When it comes to my own thoughts about home repair and contractor scams, I think of the time when my mother’s house burned, almost to the ground back in 1987; she lost everything. When it came time for the insurance company to pay out on the policy in order to find a contractor to rebuild it—she had to secure the necessary three bid minimum from local contractors—the insurance company naturally went with the lowest bidder. What I remembered in particular about her ordeal was that when the contractor (and related sub-contractors) had finished, her house looked like a dream home you’d find in a magazine…a least on a superficial level. It was not long before she’d encountered unusual wiring problems such a certain light fixtures constantly and inexplicably blowing light new light bulbs at an unusual rate. Other problems cropped up too, such as leaking pipes (we actually found one set of pipes that hadn’t even been joined together properly), insufficient insulation (almost lunacy during a cold Michigan winter), and a roof which eventually began to leak. Although the primary contractor was licensed, I cannot say with a level of assuredness that the subcontractors used were licensed.
It took my brother and a proverbial army of self-hires to repair the shotty work.
Thinking back to last week’s storm on the East Coast, I imagine that the owners of some of the hundreds of homes damaged and/or destroyed during the so-called “superstorm” Hurricane Sandy will be in jeopardy of a similar experience. Over the weekend, NBC’s The Today Show did a piece on unlicensed contractors are coming out of the woodwork, and passing themselves off as licensed and/or bonded contractors in order to make a fast buck from the victims of Sandy. The following video highlights how unlicensed, for example how unlicensed tree trimmers are passing themselves off as licensed contractors for people desperate to have debris cleared from their properties:
With an estimated damage cost of $25 billion and dollars and rising, home-owners and insurance companies alike will be under pressure, mostly from the quickly changing seasons and the approach of inclimate weather to begin repairs so that displaced residents can have some shelter from the approaching winter. And it’s a sure bet that in addition to individuals claiming to be able to clean up properties, others claiming to be able to do actual labor and/or home repair “cheap” will also target not only Sandy survivors, but others who might find themselves in need of home repair at some point.
-Ask to see a license. If indeed you are truly dealing with a reputable company with an established presence, its representatives should have no problem showing you a copy of a license recognizing the right to perform the work they advertise. If any such outfit is only capable of producing nothing but excuses as opposed to an actual license, slam the door!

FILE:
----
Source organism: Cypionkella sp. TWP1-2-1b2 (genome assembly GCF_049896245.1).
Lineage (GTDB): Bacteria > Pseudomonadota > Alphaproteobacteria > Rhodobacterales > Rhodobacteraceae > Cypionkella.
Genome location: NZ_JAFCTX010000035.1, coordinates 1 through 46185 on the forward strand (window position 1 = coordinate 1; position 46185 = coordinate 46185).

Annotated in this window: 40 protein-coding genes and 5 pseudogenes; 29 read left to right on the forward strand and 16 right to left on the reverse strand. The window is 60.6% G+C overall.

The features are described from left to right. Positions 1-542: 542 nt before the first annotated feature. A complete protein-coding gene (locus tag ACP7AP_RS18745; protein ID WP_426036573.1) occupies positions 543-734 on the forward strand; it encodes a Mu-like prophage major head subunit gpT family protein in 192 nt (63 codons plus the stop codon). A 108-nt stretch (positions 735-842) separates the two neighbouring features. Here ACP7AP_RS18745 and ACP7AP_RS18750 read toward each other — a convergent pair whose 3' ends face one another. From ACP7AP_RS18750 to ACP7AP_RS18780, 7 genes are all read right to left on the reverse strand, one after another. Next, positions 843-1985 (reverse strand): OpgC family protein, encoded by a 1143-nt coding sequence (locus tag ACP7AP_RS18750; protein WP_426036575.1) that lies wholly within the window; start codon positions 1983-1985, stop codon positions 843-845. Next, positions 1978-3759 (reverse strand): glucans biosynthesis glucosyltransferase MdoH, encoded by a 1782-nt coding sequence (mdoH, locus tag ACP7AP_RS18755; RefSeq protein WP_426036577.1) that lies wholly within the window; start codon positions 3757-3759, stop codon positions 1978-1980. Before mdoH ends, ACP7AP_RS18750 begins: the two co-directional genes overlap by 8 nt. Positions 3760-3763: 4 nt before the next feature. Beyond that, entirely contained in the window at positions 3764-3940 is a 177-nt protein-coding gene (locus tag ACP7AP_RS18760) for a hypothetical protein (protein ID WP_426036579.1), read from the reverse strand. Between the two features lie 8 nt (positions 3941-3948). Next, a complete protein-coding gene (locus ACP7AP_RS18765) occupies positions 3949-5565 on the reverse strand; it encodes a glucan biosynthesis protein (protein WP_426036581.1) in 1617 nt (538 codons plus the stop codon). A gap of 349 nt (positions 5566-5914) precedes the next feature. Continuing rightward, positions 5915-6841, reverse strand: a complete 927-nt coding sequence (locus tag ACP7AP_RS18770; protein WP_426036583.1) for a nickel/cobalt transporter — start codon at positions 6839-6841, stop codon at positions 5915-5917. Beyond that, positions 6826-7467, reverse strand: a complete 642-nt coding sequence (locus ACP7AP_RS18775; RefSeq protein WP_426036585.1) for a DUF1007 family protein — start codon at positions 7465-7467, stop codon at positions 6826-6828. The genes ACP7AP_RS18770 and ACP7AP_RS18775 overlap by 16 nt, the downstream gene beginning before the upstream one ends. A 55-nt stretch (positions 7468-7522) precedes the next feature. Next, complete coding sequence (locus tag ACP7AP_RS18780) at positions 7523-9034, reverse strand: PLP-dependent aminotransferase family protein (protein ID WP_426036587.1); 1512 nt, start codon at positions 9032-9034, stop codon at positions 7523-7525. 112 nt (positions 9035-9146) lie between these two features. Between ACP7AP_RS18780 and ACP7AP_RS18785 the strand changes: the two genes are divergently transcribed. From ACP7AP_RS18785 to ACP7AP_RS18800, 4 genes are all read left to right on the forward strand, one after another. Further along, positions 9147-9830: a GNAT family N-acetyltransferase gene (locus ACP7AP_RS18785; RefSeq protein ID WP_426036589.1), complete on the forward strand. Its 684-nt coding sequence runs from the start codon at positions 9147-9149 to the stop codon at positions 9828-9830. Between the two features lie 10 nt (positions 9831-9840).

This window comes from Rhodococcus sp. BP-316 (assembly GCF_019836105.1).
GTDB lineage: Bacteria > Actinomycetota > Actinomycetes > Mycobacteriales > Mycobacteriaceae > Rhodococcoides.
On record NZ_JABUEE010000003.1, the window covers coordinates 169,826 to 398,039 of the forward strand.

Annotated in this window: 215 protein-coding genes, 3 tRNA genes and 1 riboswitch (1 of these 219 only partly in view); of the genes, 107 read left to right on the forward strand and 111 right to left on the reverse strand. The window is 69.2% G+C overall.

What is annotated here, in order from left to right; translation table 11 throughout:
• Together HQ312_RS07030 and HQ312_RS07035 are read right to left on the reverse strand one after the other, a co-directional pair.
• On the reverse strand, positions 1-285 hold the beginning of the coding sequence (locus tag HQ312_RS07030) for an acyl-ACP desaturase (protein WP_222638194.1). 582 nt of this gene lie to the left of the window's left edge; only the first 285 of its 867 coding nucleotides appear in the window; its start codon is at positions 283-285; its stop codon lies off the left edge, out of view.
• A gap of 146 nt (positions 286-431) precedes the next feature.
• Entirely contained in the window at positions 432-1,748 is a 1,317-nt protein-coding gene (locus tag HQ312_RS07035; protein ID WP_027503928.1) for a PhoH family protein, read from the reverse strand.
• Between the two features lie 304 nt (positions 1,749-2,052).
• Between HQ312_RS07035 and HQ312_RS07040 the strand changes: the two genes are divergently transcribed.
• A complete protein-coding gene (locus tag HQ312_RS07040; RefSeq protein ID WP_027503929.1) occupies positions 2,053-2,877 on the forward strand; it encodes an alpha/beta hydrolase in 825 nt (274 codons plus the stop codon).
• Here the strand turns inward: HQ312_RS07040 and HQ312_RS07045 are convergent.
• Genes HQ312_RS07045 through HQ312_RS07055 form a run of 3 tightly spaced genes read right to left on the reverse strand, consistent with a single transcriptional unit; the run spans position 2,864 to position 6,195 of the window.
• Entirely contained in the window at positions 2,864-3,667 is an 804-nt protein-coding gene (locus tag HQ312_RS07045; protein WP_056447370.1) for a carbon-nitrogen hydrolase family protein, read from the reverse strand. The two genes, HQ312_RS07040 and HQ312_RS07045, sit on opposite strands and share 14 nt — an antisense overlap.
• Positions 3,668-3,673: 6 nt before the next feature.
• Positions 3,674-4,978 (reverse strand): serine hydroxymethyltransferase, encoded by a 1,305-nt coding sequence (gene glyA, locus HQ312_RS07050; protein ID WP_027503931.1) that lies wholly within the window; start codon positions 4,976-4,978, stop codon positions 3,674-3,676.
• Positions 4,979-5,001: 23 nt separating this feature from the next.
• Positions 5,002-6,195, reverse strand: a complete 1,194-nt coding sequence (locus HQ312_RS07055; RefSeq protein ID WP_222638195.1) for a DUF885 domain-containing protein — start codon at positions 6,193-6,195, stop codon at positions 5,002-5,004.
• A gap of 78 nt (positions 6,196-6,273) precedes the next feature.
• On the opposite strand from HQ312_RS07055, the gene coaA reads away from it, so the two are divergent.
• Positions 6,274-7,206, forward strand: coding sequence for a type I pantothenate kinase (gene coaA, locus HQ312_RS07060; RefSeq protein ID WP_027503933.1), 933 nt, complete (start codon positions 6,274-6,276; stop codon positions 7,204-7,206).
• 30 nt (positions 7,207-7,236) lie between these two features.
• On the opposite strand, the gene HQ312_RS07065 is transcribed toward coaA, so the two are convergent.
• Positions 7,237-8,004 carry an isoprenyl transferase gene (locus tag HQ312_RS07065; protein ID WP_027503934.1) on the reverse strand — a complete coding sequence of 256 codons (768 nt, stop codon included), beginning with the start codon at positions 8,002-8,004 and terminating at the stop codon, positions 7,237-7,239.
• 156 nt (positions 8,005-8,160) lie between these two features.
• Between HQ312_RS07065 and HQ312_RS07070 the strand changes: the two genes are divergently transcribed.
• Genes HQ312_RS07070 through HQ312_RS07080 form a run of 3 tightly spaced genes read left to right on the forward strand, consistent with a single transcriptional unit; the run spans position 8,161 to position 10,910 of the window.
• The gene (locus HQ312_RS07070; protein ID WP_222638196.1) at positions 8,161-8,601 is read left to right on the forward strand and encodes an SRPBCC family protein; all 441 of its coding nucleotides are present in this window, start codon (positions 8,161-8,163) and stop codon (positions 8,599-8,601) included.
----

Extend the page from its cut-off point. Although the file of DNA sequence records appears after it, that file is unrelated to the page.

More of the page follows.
-Employ due-diligence. Be willing to research and chock out any prospective contractors as well as insurance company. In addition to asking to see their license, check out whether or not there are complaints filed against any business entity you are considering doing business with. The Better Business Bureau and Consumer-friendly sites like Angie’s List are great places to start to check the integrity of insurers and building contractors.
-Avoid paying up front. If a contractor requires money up-front (usually as a good-faith gesture of their sincerity and of your seriousness), limit any up-front payment to less than half the total cost; 1/3 of job cost is a good number.
-Avoid high pressure tactics. If someone “offers” to “do you a favor” by “starting right away,” especially if they “like you” or want to give your job priority—especially for more cash—be skeptical. A little healthy skepticism is a good thing when it comes to preventing being taken to the cleaners.
-Use your insurance company’s resources. Most have a preferred set of contractors they usually work with, or are willing to recommend for their customers. Most reputable insurers take the time to check out local contractors for mostly for this reason…to weed out the fly-by-nighters.
-Shop around. Don’t be afraid to go around to multiple contractors and insurers and obtain multiple quotes. If you must, check them against the going market rate for similar labor and contract work. Being able to compare reasonable prices for contractor labor is a good way for anyone willing to trust their instincts to weed out probably scammers themselves.
-Report any suspected scammers. Although this may be somewhat embarrassing, even the most intelligent people are capable of being taken in by astute and practiced scammers. At this point, it’s time to swallow your pride and report any attempted and/or actual scams you might have found yourself on the receiving end of. Contact your local police department, or head to one of the various consumer reporting sites such as Consumer Fraud Reporting.
As I have observed in my own life, taking the time to think with your head rather than with you wallet can pay off in terms of saving the misery, money and mortification that comes along with knowing that someone scammed you out of your hard-earned money...especially in troubling times such as these.